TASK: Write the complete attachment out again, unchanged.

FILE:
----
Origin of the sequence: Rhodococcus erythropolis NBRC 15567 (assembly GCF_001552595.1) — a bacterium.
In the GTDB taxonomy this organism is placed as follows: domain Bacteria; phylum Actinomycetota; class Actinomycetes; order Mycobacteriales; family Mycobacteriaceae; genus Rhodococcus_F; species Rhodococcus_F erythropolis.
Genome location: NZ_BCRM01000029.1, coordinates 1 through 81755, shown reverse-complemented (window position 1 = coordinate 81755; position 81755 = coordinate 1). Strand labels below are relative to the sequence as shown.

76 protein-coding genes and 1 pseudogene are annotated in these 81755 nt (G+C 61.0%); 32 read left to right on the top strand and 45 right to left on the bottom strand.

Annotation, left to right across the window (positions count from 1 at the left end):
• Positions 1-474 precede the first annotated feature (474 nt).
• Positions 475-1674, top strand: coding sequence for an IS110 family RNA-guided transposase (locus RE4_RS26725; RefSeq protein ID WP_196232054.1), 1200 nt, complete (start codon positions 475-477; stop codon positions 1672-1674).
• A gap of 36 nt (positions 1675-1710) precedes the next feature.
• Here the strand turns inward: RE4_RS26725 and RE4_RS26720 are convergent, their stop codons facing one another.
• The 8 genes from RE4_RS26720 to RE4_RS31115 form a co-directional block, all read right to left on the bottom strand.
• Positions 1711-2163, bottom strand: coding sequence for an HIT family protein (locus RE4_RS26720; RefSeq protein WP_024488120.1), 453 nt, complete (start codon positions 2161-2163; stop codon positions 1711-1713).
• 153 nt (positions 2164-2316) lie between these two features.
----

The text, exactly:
Origin of the sequence: Rhodococcus erythropolis NBRC 15567 (assembly GCF_001552595.1) — a bacterium.
In the GTDB taxonomy this organism is placed as follows: domain Bacteria; phylum Actinomycetota; class Actinomycetes; order Mycobacteriales; family Mycobacteriaceae; genus Rhodococcus_F; species Rhodococcus_F erythropolis.
Genome location: NZ_BCRM01000029.1, coordinates 1 through 81755, shown reverse-complemented (window position 1 = coordinate 81755; position 81755 = coordinate 1). Strand labels below are relative to the sequence as shown.

76 protein-coding genes and 1 pseudogene are annotated in these 81755 nt (G+C 61.0%); 32 read left to right on the top strand and 45 right to left on the bottom strand.

Annotation, left to right across the window (positions count from 1 at the left end):
• Positions 1-474 precede the first annotated feature (474 nt).
• Positions 475-1674, top strand: coding sequence for an IS110 family RNA-guided transposase (locus RE4_RS26725; RefSeq protein ID WP_196232054.1), 1200 nt, complete (start codon positions 475-477; stop codon positions 1672-1674).
• A gap of 36 nt (positions 1675-1710) precedes the next feature.
• Here the strand turns inward: RE4_RS26725 and RE4_RS26720 are convergent, their stop codons facing one another.
• The 8 genes from RE4_RS26720 to RE4_RS31115 form a co-directional block, all read right to left on the bottom strand.
• Positions 1711-2163, bottom strand: coding sequence for an HIT family protein (locus RE4_RS26720; RefSeq protein WP_024488120.1), 453 nt, complete (start codon positions 2161-2163; stop codon positions 1711-1713).
• 153 nt (positions 2164-2316) lie between these two features.